When we talk about intellectual property, rarely is it a one-size-fits-all approach. Often, overlapping forms of intellectual property protect particular innovations, new products, etc. There is no substitute for being careful and deliberate. It requires thinking through a strategy that keeps your eyes on the prize in terms of how a particular form of IP or strategy might benefit the business. That strategy must also be consistent with the goals of your client. To talk about this and much more, we have Leo White, who serves as chief IP & associate general counsel, assistant corporate secretary for The Duracell Company.
In this episode, Jeff Harty and Leo White discuss:
- Approaching IP from a strategic perspective with the business’ goals and plans in mind.
- The bundle of IP tools for protecting your invention, product, and other property.
- The power of a brand for the company and consumers.
- Handling gray market and counterfeit goods.
- Make certain you are receiving the right advice for the situation at hand.
- Look strategically at the situation to know which of the many IP tools is best and most appropriate for the endeavor.
- A brand at the center of your business makes its way into almost everything you do.
- Combating and counteracting counterfeiting activity can be difficult depending on where in the world it happens; however, counterfeit products hurt not only the company but also consumers.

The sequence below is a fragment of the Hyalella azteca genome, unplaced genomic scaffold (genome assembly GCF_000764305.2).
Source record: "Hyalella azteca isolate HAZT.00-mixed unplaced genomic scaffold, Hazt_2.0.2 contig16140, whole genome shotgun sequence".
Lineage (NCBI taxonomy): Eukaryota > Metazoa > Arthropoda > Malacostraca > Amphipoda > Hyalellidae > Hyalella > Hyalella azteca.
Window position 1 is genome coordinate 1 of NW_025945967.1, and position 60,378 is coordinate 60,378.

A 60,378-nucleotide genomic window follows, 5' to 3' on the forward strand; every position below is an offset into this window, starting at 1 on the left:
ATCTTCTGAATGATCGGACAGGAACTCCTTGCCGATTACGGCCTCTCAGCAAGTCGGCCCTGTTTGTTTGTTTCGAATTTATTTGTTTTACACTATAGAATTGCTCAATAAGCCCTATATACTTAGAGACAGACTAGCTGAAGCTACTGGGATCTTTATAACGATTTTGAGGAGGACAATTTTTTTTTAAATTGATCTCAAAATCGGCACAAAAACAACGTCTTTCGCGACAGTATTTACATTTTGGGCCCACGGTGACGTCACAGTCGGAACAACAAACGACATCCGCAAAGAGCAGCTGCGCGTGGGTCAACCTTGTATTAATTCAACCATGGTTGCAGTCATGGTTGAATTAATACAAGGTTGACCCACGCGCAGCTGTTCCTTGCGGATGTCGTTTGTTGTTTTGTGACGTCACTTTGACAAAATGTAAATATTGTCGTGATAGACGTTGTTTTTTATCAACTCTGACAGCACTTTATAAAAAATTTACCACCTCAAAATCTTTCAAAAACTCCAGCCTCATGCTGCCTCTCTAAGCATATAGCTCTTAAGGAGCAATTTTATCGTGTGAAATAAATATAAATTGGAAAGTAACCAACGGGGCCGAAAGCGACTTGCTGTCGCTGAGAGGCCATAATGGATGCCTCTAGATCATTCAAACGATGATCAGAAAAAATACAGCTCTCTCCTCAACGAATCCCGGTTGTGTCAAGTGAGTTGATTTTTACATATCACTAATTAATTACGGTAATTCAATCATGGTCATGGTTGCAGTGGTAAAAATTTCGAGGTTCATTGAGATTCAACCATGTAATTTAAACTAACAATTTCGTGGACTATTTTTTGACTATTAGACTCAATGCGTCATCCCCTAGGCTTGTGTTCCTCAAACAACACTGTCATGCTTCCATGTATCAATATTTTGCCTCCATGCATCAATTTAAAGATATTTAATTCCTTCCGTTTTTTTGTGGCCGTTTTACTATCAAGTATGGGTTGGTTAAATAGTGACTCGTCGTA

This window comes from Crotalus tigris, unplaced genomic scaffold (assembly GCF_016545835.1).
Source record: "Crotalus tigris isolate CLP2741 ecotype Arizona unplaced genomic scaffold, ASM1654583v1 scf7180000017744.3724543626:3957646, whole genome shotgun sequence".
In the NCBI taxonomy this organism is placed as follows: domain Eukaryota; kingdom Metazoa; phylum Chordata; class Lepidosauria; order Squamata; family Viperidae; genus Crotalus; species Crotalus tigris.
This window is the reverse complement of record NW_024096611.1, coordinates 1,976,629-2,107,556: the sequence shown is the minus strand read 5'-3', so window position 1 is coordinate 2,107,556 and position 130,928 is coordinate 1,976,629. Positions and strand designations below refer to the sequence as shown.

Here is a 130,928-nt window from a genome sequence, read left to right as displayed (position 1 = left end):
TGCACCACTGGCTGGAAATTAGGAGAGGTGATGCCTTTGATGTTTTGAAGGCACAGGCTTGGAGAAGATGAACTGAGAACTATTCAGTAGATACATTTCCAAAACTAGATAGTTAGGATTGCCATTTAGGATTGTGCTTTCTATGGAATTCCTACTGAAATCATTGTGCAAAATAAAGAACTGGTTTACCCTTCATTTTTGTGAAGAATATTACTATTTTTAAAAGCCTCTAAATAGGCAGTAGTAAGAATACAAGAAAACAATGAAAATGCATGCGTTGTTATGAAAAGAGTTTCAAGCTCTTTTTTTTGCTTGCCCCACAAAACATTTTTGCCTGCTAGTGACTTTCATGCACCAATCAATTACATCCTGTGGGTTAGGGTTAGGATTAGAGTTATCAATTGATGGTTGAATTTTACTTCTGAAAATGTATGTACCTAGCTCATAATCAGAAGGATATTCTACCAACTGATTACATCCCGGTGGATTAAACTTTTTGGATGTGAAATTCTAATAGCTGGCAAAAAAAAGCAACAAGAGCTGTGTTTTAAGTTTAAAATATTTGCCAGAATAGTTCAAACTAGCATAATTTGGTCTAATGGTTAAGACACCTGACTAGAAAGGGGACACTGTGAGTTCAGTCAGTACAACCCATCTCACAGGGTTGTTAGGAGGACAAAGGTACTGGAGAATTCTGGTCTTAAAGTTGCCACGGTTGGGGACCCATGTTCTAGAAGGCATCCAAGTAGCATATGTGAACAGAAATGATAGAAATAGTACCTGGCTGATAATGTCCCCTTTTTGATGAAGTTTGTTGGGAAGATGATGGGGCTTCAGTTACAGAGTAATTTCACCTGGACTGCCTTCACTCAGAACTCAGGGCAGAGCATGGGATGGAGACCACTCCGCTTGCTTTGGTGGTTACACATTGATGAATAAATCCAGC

“Patent maintenance fees cost a lot of money. You need to know what's going on from a count perspective to make sure those are the right decisions to address your portfolio, whether it's the maintenance of your current portfolio or what you're doing in the future.” —Leo White
About Leo White:
Leo White serves as chief IP & associate general counsel, assistant corporate secretary for The Duracell Company. He oversees intellectual property and litigation matters and is also responsible for various corporate, advertising, and transactional matters.
Previously, Leo worked within the legal department of Procter & Gamble as a patent attorney. He has also held various roles within the research and development organizations of Procter & Gamble, as well as Gillette.
Leo earned B.S. and M.S. degrees in chemical engineering from Worcester Polytechnic Institute and a J.D. from Quinnipiac University.
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